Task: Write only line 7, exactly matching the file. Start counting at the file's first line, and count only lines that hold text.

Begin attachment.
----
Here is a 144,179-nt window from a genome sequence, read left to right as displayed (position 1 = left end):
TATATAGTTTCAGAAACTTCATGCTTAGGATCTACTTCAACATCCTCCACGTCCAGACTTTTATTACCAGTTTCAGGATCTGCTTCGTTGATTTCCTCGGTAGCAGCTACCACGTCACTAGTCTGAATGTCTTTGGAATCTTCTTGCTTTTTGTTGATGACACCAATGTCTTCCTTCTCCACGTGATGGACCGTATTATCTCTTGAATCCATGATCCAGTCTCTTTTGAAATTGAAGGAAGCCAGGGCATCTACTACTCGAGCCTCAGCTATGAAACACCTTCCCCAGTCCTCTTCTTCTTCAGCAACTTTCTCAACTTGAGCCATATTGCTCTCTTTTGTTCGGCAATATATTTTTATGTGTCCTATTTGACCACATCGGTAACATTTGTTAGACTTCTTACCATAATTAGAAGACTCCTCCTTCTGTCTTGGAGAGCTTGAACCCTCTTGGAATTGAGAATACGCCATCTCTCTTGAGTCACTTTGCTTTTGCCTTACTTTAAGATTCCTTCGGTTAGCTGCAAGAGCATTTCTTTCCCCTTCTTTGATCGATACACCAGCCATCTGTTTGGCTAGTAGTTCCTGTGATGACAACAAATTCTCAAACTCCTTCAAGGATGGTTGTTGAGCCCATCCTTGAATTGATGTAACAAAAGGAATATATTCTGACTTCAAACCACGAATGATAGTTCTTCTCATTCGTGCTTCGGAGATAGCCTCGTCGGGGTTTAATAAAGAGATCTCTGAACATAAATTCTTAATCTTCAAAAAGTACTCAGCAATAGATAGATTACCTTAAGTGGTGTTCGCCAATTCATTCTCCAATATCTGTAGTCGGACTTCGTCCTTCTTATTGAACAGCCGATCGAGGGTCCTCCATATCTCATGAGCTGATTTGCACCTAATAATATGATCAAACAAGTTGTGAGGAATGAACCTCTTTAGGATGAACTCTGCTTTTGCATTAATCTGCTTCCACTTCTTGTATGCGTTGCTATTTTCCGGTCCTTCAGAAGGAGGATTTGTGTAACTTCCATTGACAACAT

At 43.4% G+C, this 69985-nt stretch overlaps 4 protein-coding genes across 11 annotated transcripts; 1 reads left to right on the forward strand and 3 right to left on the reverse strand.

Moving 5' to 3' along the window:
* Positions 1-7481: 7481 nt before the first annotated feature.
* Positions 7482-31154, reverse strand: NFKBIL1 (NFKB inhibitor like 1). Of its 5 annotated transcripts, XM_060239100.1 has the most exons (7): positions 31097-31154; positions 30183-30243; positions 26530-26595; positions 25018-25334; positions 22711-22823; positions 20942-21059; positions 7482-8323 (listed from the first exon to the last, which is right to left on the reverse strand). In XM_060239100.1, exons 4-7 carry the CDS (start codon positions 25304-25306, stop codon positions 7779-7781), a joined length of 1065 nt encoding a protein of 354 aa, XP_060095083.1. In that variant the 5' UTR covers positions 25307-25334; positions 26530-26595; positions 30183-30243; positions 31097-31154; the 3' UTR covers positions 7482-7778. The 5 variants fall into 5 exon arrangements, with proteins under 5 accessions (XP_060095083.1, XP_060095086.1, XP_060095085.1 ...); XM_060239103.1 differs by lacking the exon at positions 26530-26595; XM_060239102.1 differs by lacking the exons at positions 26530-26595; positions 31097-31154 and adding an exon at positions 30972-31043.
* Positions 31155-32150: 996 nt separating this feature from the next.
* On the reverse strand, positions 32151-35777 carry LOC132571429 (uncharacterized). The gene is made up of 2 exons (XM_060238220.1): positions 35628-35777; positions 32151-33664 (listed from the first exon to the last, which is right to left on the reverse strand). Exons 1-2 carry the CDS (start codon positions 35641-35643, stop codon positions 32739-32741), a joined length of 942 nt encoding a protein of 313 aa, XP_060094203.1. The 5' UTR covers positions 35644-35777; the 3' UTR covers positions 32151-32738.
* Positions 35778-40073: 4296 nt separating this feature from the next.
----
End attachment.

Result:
* Positions 31155-32150: 996 nt separating this feature from the next.